Vancouver, 1996: Researchers electrify the International AIDS Conference with news of a stunning scientific breakthrough. Using a combination of medicines, they have been able to reduce the amount of virus in the blood of people living with HIV to virtually undetectable levels. In what became known as the “Lazarus Effect,” people once near death were suddenly well again and able to live normal, healthy lives.
This discovery transformed the course of the AIDS response forever and more than 8 million people around the world today have access to the lifesaving treatment.
This week, HIV experts are once again gathering in Vancouver. This time to discuss another important scientific breakthrough - recent research showing that HIV treatment not only protects the health of people living with HIV, it also dramatically reduces the likelihood of transmitting the virus to others.
On the opening day of the conference the Executive Director of UNAIDS Michel Sidibé, together with the United States Global AIDS Coordinator Eric Goosby, led roundtable discussions on the theme ‘What will it take to end AIDS?’
“If we have the evidence that antiretroviral therapy can help someone living with HIV to stay alive and protect their sexual partners from infection by up to 96%, then we have a moral obligation to make it available,” said Mr Sidibé. “Providing HIV treatment as soon as possible is ethically and morally correct, economically and programmatically feasible and consistent with what we have learnt about clinical best practice over the last decade.”
Mr Sidibé was referring to results announced in May 2011 by the United States National Institutes of Health which showed that if an HIV-positive person adheres to an effective antiretroviral therapy regimen, the risk of transmitting the virus to their uninfected sexual partner can be reduced by 96%.
The Prime Minister of St Kitts and Nevis Denzil Douglas made a bold statement on the potential impact of combination HIV prevention. He said, “Using treatment as prevention in combination with other prevention interventions can end AIDS in the Caribbean countries.”
Malawi, a country which has been severely affected by HIV, radically scaled up its response to HIV in recent years resulting in a 73% drop in the rate of new HIV infections since 2001. Talking about the impact of antiretroviral therapy on her country’s epidemic, the Minister of Health of Malawi, Catherine Hara said, “In part due to the rapid treatment expansion, HIV infections in Malawi have decreased to 46,000 per year and annual deaths are going down and are now less than 50,000 per year whereas before the number of deaths was nearly 100,000.” She also added “My country pioneered Option B+* in antenatal care services for women and the number of pregnant women living with HIV that are accessing treatment increased by over 700%.”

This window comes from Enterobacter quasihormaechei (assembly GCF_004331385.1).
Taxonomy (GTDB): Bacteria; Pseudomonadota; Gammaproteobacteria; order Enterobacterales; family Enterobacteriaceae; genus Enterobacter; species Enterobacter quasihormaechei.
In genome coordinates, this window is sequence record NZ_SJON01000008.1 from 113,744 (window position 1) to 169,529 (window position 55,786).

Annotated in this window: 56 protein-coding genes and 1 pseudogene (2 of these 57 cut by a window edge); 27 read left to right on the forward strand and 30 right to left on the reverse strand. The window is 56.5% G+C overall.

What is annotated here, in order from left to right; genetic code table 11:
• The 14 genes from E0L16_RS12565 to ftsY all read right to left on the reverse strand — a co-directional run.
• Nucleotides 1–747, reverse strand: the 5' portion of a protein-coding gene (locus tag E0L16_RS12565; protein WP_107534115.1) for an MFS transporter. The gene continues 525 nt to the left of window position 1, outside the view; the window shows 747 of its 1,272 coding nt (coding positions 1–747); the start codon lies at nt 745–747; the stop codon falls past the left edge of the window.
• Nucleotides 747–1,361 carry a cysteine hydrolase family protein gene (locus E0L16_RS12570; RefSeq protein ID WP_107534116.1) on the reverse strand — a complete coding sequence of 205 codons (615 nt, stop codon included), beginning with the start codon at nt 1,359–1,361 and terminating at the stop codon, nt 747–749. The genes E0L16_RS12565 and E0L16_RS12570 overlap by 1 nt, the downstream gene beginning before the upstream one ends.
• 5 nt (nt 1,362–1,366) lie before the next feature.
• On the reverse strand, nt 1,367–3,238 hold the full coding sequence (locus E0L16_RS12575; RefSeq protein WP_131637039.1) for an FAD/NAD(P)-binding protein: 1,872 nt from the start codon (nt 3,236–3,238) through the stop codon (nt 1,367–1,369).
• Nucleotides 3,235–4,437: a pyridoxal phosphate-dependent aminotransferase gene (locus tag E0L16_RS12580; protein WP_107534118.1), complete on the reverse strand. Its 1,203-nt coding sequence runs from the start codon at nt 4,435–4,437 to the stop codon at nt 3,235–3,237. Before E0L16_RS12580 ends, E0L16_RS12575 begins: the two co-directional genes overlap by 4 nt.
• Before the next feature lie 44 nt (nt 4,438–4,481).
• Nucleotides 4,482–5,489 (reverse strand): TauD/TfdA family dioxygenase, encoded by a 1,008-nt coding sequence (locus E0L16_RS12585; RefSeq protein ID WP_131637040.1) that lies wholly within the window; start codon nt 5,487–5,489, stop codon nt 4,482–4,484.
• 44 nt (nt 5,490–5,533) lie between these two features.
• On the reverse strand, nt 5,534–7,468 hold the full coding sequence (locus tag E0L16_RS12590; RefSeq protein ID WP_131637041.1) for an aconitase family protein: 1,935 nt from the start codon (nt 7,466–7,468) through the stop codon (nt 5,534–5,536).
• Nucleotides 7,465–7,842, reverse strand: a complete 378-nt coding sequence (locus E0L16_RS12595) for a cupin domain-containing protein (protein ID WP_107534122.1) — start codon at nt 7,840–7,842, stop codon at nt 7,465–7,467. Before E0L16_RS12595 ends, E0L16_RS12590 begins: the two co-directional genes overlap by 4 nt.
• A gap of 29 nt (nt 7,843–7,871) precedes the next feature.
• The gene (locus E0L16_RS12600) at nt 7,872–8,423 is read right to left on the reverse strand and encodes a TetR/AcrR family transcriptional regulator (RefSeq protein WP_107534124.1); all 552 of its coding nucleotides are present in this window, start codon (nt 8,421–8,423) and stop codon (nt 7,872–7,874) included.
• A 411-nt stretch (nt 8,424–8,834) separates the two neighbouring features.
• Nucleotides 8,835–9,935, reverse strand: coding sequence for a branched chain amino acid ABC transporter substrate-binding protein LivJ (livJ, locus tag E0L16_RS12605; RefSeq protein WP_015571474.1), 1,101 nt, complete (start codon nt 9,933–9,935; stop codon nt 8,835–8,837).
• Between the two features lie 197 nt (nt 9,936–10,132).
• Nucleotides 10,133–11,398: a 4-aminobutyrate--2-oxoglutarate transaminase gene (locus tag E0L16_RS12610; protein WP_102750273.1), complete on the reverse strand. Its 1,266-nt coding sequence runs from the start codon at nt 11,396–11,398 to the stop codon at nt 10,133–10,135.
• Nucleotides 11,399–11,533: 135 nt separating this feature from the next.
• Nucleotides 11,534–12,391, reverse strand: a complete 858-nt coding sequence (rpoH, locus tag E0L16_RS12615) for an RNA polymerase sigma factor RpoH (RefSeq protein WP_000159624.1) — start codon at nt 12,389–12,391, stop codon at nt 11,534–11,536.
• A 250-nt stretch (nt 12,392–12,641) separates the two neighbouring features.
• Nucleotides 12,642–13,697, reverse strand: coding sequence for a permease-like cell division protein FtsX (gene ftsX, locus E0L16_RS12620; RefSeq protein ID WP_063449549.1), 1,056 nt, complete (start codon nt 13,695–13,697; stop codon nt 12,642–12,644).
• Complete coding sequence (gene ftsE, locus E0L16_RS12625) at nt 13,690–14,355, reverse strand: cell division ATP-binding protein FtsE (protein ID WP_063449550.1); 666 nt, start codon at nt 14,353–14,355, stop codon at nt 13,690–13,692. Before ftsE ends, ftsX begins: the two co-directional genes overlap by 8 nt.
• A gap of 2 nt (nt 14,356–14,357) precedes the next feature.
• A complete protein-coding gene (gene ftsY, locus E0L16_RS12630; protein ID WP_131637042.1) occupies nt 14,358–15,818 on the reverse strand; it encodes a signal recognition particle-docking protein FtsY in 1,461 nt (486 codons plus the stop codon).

Emphasizing the need to start treatment early Marvelous Muchenje, of Women’s Health in Women’s Hands said, “Many people associate starting treatment with illness or even death - we need to change that conception as starting treatment earlier prevents illness, death and HIV transmission.”
Wrapping up the session, chair of the International HIV Treatment as Prevention Workshop, Julio Montaner, stressed the need to turn evidence into action. "We know enough about the science for treatment as prevention. It is now time to act."
The Workshop will continue until Thursday 25 April as researchers, implementers and policy makers involved in treatment as prevention continue to share data, protocols and findings, and foster an open collaborative environment regarding research into treatment as prevention. They will be looking to identify areas of potential synergy and possible gaps, where further targeted research efforts may be needed.
*Option B+ is an option that gives women living with HIV the possibility of starting lifelong antiretroviral therapy immediately for their own health as well as to protect their children.